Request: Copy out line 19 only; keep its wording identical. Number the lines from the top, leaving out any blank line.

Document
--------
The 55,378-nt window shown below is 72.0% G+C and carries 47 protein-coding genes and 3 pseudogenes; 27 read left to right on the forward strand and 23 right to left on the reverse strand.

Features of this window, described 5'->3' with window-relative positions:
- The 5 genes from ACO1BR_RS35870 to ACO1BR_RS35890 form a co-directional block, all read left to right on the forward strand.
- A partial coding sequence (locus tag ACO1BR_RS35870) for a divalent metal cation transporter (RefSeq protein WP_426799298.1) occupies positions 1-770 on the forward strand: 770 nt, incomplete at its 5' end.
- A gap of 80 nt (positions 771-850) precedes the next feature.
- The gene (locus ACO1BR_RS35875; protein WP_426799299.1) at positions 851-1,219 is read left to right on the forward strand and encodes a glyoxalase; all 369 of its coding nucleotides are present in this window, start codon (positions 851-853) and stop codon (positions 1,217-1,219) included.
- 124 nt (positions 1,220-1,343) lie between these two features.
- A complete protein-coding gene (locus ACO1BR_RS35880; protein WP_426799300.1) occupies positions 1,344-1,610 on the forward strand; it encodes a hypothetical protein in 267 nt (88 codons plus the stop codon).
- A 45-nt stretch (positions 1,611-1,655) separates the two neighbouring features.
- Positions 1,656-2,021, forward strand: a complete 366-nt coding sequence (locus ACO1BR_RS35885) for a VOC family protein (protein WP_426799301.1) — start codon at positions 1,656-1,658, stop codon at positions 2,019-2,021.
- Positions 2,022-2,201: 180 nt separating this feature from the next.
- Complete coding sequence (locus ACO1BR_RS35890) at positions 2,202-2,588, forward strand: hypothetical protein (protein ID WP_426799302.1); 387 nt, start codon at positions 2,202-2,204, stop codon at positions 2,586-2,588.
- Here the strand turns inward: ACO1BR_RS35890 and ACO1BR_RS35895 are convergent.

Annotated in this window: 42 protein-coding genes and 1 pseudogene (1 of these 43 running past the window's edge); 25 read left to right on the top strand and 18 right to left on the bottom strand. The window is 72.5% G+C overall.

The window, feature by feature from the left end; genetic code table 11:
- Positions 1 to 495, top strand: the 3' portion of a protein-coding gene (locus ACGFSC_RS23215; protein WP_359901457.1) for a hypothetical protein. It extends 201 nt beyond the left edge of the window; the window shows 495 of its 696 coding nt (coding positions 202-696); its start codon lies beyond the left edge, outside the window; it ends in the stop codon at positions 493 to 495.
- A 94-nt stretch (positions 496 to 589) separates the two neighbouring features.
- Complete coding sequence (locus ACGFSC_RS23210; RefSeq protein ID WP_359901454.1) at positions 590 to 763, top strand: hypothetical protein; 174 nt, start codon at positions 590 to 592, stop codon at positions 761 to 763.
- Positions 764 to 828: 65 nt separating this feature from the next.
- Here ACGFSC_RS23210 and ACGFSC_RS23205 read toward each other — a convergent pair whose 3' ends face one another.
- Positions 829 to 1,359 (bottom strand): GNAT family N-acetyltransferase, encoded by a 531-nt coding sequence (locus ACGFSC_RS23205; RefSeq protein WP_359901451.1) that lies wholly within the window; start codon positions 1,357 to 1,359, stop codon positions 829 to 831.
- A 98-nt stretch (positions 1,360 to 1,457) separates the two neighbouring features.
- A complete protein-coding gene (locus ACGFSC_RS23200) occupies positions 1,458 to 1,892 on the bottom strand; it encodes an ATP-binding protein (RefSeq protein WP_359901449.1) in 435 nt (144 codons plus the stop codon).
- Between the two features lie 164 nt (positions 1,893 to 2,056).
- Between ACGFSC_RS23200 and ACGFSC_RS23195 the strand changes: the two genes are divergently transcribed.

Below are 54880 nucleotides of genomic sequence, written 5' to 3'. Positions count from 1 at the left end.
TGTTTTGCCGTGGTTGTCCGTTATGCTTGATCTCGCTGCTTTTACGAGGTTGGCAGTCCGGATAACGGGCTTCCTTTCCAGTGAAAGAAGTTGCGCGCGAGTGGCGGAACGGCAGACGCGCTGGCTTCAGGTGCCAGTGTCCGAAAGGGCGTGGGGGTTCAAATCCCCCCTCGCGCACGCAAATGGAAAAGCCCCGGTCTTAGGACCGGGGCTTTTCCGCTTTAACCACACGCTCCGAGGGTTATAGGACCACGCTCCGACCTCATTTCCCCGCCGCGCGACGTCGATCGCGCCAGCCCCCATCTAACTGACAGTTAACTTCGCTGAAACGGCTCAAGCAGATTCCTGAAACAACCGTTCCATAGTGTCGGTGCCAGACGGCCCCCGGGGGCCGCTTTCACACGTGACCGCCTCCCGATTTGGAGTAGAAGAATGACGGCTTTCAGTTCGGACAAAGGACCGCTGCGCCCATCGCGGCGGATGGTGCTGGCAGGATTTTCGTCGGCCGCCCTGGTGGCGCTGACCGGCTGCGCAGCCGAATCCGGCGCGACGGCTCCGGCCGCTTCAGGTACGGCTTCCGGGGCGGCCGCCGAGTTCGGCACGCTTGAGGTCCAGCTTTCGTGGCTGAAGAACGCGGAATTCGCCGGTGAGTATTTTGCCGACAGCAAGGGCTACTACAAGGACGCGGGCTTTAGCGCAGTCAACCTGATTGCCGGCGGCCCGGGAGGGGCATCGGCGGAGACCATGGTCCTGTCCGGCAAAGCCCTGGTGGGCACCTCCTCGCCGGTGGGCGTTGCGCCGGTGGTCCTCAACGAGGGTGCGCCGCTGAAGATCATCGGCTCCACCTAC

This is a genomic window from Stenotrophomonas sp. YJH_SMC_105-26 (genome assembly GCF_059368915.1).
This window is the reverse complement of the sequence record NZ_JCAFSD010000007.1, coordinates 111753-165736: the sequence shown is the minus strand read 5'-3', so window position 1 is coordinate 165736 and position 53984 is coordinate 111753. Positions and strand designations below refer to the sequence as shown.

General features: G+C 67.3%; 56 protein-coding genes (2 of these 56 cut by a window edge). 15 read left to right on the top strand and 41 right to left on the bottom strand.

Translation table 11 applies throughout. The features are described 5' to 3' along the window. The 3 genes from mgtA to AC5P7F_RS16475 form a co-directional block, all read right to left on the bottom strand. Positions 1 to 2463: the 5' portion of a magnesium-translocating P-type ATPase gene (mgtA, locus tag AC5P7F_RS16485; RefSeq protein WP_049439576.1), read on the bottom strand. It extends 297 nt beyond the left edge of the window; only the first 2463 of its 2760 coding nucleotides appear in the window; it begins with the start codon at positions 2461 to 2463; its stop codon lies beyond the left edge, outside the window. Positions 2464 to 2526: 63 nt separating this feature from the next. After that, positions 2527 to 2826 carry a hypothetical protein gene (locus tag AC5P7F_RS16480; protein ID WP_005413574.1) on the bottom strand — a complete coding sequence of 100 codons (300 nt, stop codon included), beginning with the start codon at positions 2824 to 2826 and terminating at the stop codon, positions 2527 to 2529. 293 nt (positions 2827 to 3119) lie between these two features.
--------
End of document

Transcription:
- Positions 764 to 828: 65 nt separating this feature from the next.